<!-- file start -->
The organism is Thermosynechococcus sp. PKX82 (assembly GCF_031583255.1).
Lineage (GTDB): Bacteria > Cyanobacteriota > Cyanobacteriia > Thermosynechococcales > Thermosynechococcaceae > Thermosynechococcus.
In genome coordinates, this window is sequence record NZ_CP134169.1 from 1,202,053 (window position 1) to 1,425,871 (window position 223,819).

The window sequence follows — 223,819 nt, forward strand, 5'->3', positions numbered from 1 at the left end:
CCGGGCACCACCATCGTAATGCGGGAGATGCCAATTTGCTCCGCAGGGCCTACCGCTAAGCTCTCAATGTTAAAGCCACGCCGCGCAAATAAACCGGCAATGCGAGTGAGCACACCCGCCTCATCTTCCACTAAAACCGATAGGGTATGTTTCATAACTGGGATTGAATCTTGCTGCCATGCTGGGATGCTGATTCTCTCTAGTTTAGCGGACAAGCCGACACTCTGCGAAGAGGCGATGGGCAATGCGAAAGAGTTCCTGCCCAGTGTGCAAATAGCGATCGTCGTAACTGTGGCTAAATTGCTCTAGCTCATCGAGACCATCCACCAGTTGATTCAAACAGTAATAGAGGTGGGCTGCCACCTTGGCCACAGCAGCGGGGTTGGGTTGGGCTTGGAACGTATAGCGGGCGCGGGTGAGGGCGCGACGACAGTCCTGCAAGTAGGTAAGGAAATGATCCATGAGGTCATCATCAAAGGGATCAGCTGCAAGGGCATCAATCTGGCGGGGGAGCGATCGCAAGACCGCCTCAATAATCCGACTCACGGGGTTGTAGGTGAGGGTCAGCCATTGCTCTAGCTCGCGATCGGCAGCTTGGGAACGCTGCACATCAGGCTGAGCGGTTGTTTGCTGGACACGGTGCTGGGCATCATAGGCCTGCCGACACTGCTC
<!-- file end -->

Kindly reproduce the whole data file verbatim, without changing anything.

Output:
The organism is Thermosynechococcus sp. PKX82 (assembly GCF_031583255.1).
Lineage (GTDB): Bacteria > Cyanobacteriota > Cyanobacteriia > Thermosynechococcales > Thermosynechococcaceae > Thermosynechococcus.
In genome coordinates, this window is sequence record NZ_CP134169.1 from 1,202,053 (window position 1) to 1,425,871 (window position 223,819).

The window sequence follows — 223,819 nt, forward strand, 5'->3', positions numbered from 1 at the left end:
CCGGGCACCACCATCGTAATGCGGGAGATGCCAATTTGCTCCGCAGGGCCTACCGCTAAGCTCTCAATGTTAAAGCCACGCCGCGCAAATAAACCGGCAATGCGAGTGAGCACACCCGCCTCATCTTCCACTAAAACCGATAGGGTATGTTTCATAACTGGGATTGAATCTTGCTGCCATGCTGGGATGCTGATTCTCTCTAGTTTAGCGGACAAGCCGACACTCTGCGAAGAGGCGATGGGCAATGCGAAAGAGTTCCTGCCCAGTGTGCAAATAGCGATCGTCGTAACTGTGGCTAAATTGCTCTAGCTCATCGAGACCATCCACCAGTTGATTCAAACAGTAATAGAGGTGGGCTGCCACCTTGGCCACAGCAGCGGGGTTGGGTTGGGCTTGGAACGTATAGCGGGCGCGGGTGAGGGCGCGACGACAGTCCTGCAAGTAGGTAAGGAAATGATCCATGAGGTCATCATCAAAGGGATCAGCTGCAAGGGCATCAATCTGGCGGGGGAGCGATCGCAAGACCGCCTCAATAATCCGACTCACGGGGTTGTAGGTGAGGGTCAGCCATTGCTCTAGCTCGCGATCGGCAGCTTGGGAACGCTGCACATCAGGCTGAGCGGTTGTTTGCTGGACACGGTGCTGGGCATCATAGGCCTGCCGACACTGCTC